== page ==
The Codex Quetzalecatzin Historic map, Library of Congress
Shows genealogical information and land ownership for the Nahuatl "de Leon" family from 1480-1593.
Map covers southern Puebla from the church of Todos Santos, Ecatepec (now suburb to the north east of modern-day Mexico City), and Lake Texcoco (now the National Reserve "El Caracol") to the church of Santa Cruz Huitziltepec, Pue at the lower right, with the lower portion of the map crossed by what appears to be the Atoyac River in northern Oaxaca.
Relief shown pictorially.
Title from dealer's publication.
Iron gall ink and watercolor on European laid paper, some discoloration and repaired losses, and mounted on cloth.
Includes text, romanized Nahuatl glosses for the hieroglyphics, the date "1593" in Latin script in lower left, and color illustrations.
On verso in lower right corner: 2668.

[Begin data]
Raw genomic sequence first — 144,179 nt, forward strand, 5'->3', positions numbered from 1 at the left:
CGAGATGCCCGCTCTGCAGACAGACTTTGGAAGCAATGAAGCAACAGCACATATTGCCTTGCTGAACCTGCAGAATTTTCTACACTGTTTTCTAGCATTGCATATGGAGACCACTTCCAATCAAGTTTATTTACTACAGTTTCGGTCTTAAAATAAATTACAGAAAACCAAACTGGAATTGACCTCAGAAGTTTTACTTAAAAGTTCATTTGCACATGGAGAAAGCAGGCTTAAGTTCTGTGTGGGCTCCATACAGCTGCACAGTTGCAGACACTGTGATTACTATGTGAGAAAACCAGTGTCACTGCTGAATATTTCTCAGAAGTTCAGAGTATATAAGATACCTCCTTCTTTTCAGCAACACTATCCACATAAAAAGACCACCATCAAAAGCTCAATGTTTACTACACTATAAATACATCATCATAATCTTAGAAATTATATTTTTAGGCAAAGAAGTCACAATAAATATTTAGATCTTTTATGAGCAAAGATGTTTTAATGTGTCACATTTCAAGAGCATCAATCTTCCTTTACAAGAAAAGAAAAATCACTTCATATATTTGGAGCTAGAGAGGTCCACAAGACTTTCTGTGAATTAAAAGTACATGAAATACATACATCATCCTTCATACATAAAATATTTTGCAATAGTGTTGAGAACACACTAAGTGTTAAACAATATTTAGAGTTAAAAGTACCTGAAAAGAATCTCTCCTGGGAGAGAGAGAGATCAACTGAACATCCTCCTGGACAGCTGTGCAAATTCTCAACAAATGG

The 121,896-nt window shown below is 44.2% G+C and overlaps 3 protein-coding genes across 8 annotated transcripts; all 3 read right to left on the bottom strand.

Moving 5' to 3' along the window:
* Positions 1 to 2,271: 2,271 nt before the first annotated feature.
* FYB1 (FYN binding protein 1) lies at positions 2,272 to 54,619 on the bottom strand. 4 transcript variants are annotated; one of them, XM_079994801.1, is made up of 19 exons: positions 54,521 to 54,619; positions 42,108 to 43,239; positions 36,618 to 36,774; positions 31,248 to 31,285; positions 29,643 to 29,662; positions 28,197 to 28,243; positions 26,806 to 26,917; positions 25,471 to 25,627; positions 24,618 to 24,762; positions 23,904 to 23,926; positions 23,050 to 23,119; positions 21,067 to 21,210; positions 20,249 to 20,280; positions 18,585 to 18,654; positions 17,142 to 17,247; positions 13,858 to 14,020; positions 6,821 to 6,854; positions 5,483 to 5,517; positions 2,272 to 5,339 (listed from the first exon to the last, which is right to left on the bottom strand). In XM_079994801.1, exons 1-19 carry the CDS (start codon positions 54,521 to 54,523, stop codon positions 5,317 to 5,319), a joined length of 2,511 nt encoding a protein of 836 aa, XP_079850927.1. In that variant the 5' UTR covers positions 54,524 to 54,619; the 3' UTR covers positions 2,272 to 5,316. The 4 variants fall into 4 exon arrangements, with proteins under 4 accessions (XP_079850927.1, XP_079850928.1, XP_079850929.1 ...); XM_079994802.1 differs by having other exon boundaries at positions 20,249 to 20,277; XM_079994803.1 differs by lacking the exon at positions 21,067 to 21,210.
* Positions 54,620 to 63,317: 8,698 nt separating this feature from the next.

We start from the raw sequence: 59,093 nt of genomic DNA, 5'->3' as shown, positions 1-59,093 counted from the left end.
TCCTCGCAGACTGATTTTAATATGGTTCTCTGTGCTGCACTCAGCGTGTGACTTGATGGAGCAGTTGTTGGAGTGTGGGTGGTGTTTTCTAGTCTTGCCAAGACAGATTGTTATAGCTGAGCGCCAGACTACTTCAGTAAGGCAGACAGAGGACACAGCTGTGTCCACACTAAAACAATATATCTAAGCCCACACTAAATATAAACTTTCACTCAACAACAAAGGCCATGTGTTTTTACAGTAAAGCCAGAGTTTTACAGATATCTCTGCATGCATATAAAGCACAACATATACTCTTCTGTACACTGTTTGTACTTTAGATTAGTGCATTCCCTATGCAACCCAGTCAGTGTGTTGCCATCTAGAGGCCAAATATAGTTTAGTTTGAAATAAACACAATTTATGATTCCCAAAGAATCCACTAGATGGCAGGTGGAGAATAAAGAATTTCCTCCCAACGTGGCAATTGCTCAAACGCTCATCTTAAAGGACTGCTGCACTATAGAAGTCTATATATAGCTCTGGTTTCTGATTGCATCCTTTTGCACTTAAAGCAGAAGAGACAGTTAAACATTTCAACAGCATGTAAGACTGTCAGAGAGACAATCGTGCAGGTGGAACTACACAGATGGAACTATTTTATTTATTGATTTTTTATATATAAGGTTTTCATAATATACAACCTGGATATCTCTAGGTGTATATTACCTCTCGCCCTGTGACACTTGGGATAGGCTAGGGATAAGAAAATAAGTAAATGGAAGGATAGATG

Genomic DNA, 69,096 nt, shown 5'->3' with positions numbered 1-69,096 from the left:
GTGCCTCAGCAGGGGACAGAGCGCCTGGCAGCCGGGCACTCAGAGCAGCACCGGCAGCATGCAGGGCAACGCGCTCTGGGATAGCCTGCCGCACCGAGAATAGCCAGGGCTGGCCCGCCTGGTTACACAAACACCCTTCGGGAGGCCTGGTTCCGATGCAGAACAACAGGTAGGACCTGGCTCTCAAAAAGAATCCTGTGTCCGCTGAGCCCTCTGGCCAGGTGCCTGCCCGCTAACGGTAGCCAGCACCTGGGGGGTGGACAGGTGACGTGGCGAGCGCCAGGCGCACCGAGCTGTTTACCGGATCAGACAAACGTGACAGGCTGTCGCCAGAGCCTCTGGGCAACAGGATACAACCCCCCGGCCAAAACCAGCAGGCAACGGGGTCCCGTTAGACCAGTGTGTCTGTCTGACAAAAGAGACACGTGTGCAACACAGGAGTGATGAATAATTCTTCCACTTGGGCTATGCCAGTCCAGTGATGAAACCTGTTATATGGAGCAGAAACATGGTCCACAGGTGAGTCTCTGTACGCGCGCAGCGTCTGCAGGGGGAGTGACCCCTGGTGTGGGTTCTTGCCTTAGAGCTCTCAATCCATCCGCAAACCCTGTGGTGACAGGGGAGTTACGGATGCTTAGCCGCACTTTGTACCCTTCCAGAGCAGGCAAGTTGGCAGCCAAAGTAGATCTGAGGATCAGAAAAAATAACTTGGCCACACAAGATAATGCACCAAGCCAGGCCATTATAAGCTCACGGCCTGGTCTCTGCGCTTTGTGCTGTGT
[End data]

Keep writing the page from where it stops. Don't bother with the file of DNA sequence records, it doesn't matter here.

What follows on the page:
Place names in Latin with translations of numerous ancient Mexican hieroglyphs.
Available also through the Library of Congress Web site as a raster image.
The geography discoveries and the new printing techniques resulted in maps that can be cheaply produced. Since a globe remains the only accurate way of representing the spherical earth, and any flat representation resulted in distorted projection. In 1569, Mercator published a map of the world specifically intended as an aid to navigation. It used a projection now known by Mercator's name, though it has been used by few others before him, based on a system of latitude and longitude that dated back to Hipparchus. Mercator's projection greatly enlarged territories as they recede from the equator. The distortion of Mercator's projection is a benefit to navigators since Mercator achieves a matching scale for longitude and latitude in every section of the map. A compass course can be plotted at the same angle on any part of Mercator's map. As a result marine charts still use this projection. By the time of his death in 1595, Mercator has either published or prepared large engraved maps, designed for binding into volume form, of France, Germany, Italy, the Balkans, and the British Isles. Mercator's son issues the entire series under the title "Atlas": "Atlas sive Cosmographicae Meditationes." The name becomes the word for a volume of maps.